I recently had a chance to fly both a British Airways A380 and a British Airways 787 on intra-European flights in fully-flat business class beds for peanuts. The circumstances of the flights and some photos of the A380 are here.

I booked myself a business class bed on the 787 from London-Heathrow to Stockholm for 7,500 Avios and $140. The full price was 15,000 Avios and $40, but I chose the Cash & Avios option.

The flight was enjoyable, and I wasn’t the only one in business class who had purposely booked a seat on the 787 in business class. The plane is beautiful and will be an excellent addition to the British Airways fleet.

How did the business class cabin look? Which seats should solo travelers and groups select?

British Airways 780
London (LHR) – Stockholm (ARN)
Depart: 1:30 PM on Saturday, August 24
Arrive: 4:55 PM
Duration: 2hr25min
Aircraft: Boeing 787
Seat: 7K (Business Class, “Club World”)

At 1 PM, I headed from the British Airways Galleries Lounge in Terminal 5 to the nearby gate where the 787 was parked. Boarding had begun and was a bit of a mess, but there was a dedicated line for Business Class and elites that I used to pass most of the commotion.

The agent scanning my ticket excitedly told me that I was lucky that today’s aircraft was a 787 Dreamliner, which meant that I would have a “Club World” seat (flat bed) instead of the normal “Club Europe” seats (recliners).

“That’s not by accident,” I replied with a wink.

I thought her enthusiasm was a nice touch. In general, I noticed plenty of enthusiasm to show off their new toys from both the 787 and A380 crews, but a little more from the 787 crew. In fact, these letters were handed out at check in.

I headed down the jet bridge and showed my boarding pass to the flight attendant at the door. “Welcome aboard, Mr. Grimmer. Your seat is down the second aisle to the right,” she explained. It’s such a simple thing to greet the premium-cabin passengers by name, but not every airline can manage it consistently.

I took my seat in the back right corner of business class, seat 7K, which is rear-facing like all window seats in business class.

British Airways has this round of 787s laid out with three rows of business class in front of the galley and two behind it. Each row is in a 2-3-2 configuration with the four aisle seats facing forward and the window and middle seats facing backward.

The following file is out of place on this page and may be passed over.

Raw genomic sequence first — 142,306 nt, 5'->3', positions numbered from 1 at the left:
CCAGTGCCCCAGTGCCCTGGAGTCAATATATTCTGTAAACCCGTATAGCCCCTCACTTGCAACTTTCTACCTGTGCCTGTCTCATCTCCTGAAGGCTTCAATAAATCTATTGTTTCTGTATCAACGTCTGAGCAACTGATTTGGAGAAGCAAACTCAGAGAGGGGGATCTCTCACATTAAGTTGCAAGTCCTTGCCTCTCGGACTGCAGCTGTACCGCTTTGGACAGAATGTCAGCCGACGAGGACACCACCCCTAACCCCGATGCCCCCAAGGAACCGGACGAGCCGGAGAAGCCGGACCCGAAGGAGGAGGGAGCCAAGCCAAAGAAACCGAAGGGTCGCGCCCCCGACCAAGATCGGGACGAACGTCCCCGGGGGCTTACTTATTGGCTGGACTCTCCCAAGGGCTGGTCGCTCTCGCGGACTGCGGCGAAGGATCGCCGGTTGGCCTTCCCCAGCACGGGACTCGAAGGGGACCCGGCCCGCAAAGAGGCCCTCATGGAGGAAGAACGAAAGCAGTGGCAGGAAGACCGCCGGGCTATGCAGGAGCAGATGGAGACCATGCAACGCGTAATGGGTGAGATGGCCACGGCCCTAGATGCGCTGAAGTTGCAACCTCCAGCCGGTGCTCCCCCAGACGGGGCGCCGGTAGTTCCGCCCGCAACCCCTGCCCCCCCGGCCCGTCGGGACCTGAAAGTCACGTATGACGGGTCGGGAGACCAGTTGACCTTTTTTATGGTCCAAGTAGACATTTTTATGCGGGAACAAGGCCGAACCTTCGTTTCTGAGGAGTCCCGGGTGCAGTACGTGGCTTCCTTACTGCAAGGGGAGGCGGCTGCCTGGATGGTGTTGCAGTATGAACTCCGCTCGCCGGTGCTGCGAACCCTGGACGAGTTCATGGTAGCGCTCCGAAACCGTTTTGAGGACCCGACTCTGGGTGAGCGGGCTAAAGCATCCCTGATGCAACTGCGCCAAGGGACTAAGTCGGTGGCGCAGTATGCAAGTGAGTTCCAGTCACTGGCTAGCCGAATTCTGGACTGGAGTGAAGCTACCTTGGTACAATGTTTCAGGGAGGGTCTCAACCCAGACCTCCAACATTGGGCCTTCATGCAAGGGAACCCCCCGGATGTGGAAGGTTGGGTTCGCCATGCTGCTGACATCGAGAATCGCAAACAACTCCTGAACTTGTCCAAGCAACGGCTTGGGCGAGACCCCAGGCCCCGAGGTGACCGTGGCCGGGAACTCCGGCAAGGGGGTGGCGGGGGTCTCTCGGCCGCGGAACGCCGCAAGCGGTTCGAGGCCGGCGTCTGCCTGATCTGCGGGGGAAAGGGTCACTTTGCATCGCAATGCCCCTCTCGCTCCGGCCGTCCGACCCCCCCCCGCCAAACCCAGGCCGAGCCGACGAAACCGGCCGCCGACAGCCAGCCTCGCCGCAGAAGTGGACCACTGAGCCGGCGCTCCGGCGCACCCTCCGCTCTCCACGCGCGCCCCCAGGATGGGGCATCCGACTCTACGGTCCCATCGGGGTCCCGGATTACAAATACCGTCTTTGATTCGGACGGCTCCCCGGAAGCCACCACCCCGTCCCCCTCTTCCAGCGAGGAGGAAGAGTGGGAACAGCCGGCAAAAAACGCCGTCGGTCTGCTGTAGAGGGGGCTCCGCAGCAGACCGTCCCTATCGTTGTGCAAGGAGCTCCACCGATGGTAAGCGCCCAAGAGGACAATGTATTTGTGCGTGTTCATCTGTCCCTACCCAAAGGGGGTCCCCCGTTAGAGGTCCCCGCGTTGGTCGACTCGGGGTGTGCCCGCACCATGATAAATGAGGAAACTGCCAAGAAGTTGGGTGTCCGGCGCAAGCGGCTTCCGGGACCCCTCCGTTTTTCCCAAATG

The 35-seat cabin was about 95% full to my surprise.

While I settled into my seat, the flight attendant was behind me explaining the suite to a father and his 10-year-old son, who was completely blown away by all the control he had over his seat and TV.

The suite is identical to the Club World offering on the A380 as far as I can tell. For this shorthaul flight, the seat was presented without a blanket or pillow, though I’m sure it will have those things on its longhaul flights.

I find the Club World seat very comfortable. The width is plenty for me, the material is nice, and the foot rest is very well designed.

The foot rest begins latched in place in front of your seat for takeoff. But before takeoff I took it down to play with it. When the seat is totally upright, the parallel to the ground default setting of the foot rest is comfortable.

But the more comfortable position for lounging is to recline the seat to its cradle position and to move the foot rest down to an angled position.

Between the seats is a privacy divider that can be raised to create a mini-suite or lowered for conversation or to be served by flight attendants. With the divider up, this in an extremely private business class experience.

Privacy Divider

And with the privacy divider down, you can easily converse with the person next to you. This is the best business-class privacy divider on any airline hands down. It blows away what’s offered by Qantas or South African for instance.

To the right of me was a remote that could control the television and lights in the suite.

Just beside it were the very intuitive seat controls. You are not confined to the four positions listed on the left; you can stop at intermediate positions.

In front of the seat and built into the divider with the next seat were the television and table, both of which swing out.

The television is a bit small, but it is close enough to you that it is ample. The table can be slid forward or backward to put it at a comfortable distance.

At my feet was a perfect storage locker for a laptop and the contents of my pockets.

Each seat also has a USB port and a universal power port.

One of the absolute coolest things about the 787 is the windows. The windows are much larger than any aircraft I’ve been on. (I’m not sure how they compare to the outer part of an A380 window, but the inner part of an A380 window is regular sized.)